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Geriatric Medicine Unit
Friday, August 28, 2009
While many enjoy the benefits that modern health care offers, such as enhanced quality of life and extended life expectancies, many other Americans find themselves moving into unfamiliar territory -- caring for their aging parents. Conversations that once revolved around children, pediatrician recommendations and schools are turning to discussions about geriatricians and assisted living residences. To better care for and empower aging loved ones, MGH Geriatric Medicine Unit Coordinator of Social Work, Barbara Moscowitz, MSW, LICSW, encourages all adults to consider advance planning -- for themselves and their aging parents. "Our parents are now living much longer," Moscowitz says. "Often they do quite well through their 70s and 80s. Then suddenly or gradually, we begin to notice problems and deficits, and their lives and our lives change. Often we are not prepared to effectively or emotionally deal with the transition to caring for our aging parents. But there are several important steps we can take to ensure the comfort, care and dignity of our elderly family members."
One of the first and most important steps to caring for aging parents is to start preparing for times of potential crisis. This starts with having open and honest conversations about what the parents would like their children or spouse to do if they are faced with illness or frailty. "These are critical conversations," says Moscowitz. "In this day and age, retirement can be as long as 40 years, and families ideally should start planning for and with their elderly parents just as they think about planning for a child attending college. This involves more than just thinking about saving money. It involves being forthright in sharing preferences related to choices surrounding medical care, living arrangements and advance directives if the parent is faced with illness or frailty." Moscowitz explains that these discussions can help equip both the caregivers and elderly adults with appropriate resources, support systems and information, and help both parties emotionally prepare for a potential crisis.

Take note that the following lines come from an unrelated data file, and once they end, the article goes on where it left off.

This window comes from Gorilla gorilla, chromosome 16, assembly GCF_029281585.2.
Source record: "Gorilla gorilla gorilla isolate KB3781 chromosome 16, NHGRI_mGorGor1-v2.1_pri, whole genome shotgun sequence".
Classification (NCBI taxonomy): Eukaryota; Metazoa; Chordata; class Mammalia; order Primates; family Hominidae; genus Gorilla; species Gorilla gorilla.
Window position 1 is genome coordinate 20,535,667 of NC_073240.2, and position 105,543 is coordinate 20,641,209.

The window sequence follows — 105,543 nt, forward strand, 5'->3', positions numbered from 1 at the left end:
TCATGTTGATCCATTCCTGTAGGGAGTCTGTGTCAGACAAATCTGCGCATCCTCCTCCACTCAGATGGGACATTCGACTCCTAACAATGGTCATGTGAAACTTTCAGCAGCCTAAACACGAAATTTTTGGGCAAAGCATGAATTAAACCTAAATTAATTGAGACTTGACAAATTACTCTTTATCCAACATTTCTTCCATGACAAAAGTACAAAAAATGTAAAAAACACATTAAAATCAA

If the time comes -- due to illness, frailty or accident -- when loved ones can no longer make their own decisions about medical care, it is important to have in place a set of advance directives, preferably in writing, so that their wishes are specific, clear and available. Some of the types of advance directives are the following: Health Care Proxy: Under the Massachusetts Health Care Proxy Act, individuals have the right to appoint another person to make decisions about their health care in the event they cannot do so themselves. This person becomes the health care agent or health care proxy, and he or she can act as such with a completed Health Care Proxy Form. This form is available at most hospitals and can be found at www.healthcareproxy.org. Living Will: This document details a person's preferences about life-sustaining treatment in the event of terminal illness. Legal immunity is given to caregivers who comply with an appropriately drafted living will. The U.S. Living Will Registry electronically stores all types of advance directives and makes them available to hospitals across the country through an automated system. The system is free and confidential at www.uslivingwillregistry.com. Durable Power of Attorney: Similar to the Health Care Proxy Form but for finances and business affairs, this document allows individuals to designate a surrogate decision-maker, such as a friend or relative, to manage their business matters and make medical decisions if the individual can no longer do so. Individuals should discuss with the surrogate ahead of time the details of their personal business affairs. Medical Directive: Those who prepare their medical directive have in writing their wishes regarding various types of medical treatment in several representative medical situations. Moscowitz encourages individuals, whether they are children of elderly parents or aging themselves, to begin the process of planning in advance for future health care decisions. It is important to note that these decisions can evolve and change as life situations change. Nothing is permanent, and the person who is designating a surrogate and discussing preferences for care is in charge as long as his or her capacity to make decisions is intact. Only a physician can decide when someone is unable to make his or her own decisions. "Making advance decisions about one's medical care is a right," she says. "People may be afraid to bring it up; the topic can seem depressing. But talking through these types of decisions ahead of time is an opportunity to offer your loved one a real gift. With advance planning, a lot of pain can be avoided. If a time of crisis arises, the caregiver can make decisions that they know their loved one has made and agreed with themselves. Preparing for our aging loved one's health with advance directives is a type of security blanket for both the caregiver and the older adult." For more information visit the Senior Health Unit website or the Patient and Family Learning Center
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